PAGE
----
FORMER PVT. JESSICA LYNCH, U.S. Army: I have repeatedly said when asked that, if the stories about me helped inspire our troops and rally a nation, then perhaps there was some good. However, I'm still confused as to why they chose to lie and tried to make me a legend, when the real heroics of my fellow soldiers that day were legendary.
The bottom line is, the American people are capable of determining their own ideals for heroes, and they don't need to be told elaborate lies. The truth of war is not always easy; the truth is always more heroic than the hype.
KWAME HOLMAN: Though a Pentagon memo reportedly warned President Bush and Defense Secretary Rumsfeld that Tillman may have died from friendly fire, family members said they still don't know how far up the chain of command the truth was known but withheld from the family.
KEVIN TILLMAN: It's a bit disingenuous to think that the administration did not know about what was going on, something so politically sensitive. So that's kind of what we were hoping you guys could get involved with and take a look. I mean, we only can go so far. We don't have access to these people; we don't have access to the un-redacted information. We're kind of landlocked.
KWAME HOLMAN: Pat Tillman's mother, Mary, also was at the hearing.
MARY TILLMAN, Mother of Pat Tillman: It's not about our family. Our family will never be satisfied. We'll never have Pat back. But what is so outrageous is this isn't about Pat. This is about what they did to Pat and that they did to a nation.
And to write these glorious tales is really a disservice to the nation, and the nation needs to realize this is an ugly war. Everyone should be part of it. Everyone should understand what's going on. And we shouldn't be allowed to have smoke screens thrown in our face.
Ordered to maintain silence
KWAME HOLMAN: Later, the committee heard from Army Specialist Bryan O'Neal. He was with Tillman when he was killed by friendly fire. He said he was ordered to keep quiet.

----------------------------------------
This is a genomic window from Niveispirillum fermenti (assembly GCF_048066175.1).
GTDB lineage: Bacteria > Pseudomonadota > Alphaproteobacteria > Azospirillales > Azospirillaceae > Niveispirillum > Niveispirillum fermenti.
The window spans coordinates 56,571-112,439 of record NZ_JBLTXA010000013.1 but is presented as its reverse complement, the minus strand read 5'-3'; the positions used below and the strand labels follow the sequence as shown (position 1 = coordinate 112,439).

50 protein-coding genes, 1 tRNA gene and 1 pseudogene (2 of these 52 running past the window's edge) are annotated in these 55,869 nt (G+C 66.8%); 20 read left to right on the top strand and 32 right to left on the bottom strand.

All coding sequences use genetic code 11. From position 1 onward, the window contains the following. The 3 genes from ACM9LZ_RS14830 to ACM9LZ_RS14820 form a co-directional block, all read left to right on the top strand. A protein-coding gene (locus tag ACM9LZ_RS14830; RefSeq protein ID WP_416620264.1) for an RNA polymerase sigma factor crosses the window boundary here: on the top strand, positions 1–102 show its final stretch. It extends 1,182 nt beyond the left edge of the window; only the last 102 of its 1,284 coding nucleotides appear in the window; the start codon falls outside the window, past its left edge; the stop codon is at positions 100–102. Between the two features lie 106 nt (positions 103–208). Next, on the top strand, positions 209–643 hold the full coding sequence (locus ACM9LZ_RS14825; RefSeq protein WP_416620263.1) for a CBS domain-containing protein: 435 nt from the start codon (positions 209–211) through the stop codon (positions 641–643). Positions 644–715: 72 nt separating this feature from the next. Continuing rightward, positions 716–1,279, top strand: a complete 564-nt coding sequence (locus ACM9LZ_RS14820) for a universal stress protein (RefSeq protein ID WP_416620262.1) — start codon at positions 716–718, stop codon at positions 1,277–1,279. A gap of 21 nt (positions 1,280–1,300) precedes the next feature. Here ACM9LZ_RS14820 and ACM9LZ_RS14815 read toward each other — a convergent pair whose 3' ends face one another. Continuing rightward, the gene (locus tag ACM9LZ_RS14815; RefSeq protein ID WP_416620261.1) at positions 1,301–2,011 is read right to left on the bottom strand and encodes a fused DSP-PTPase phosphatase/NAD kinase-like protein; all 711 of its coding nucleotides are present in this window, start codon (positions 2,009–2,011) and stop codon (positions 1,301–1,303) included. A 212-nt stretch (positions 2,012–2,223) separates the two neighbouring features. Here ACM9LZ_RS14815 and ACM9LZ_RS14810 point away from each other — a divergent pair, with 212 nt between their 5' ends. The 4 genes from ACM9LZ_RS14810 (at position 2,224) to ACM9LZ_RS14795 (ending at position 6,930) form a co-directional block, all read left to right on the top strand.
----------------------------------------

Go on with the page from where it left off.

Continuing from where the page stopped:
REP. HENRY WAXMAN: Within 72 hours, at least nine military officials knew or were informed that Pat Tillman's death was a fratricide, including at least three generals. Given that so many people in the military were informed so quickly that this was fratricide, does it trouble you that the Tillman family was kept in the dark about this for another month?
SPC. BRYAN O'NEAL, U.S. Army: Yes, sir, it does. I wanted right off the bat to let the family know what had happened, especially Kevin, because I've worked with him in the platoon. And I knew that him and the family both needed or all needed to know what had happened.
And I was quite appalled that when I was actually able to speak with Kevin, I was ordered not to tell him what happened, sir.
REP. HENRY WAXMAN: You were ordered not to tell them?
SPC. BRYAN O'NEAL: Roger that, sir.
REP. HENRY WAXMAN: By whom?
SPC. BRYAN O'NEAL: At that time, it was by our battalion commander, Lieutenant Colonel Bailey, sir.
KWAME HOLMAN: In March, the Department of Defense concluded that nine Army officers, including four generals, made critical errors in reporting Corporal Tillman's death. None of those officers was called before the House committee today. The Army still is weighing punishment for them.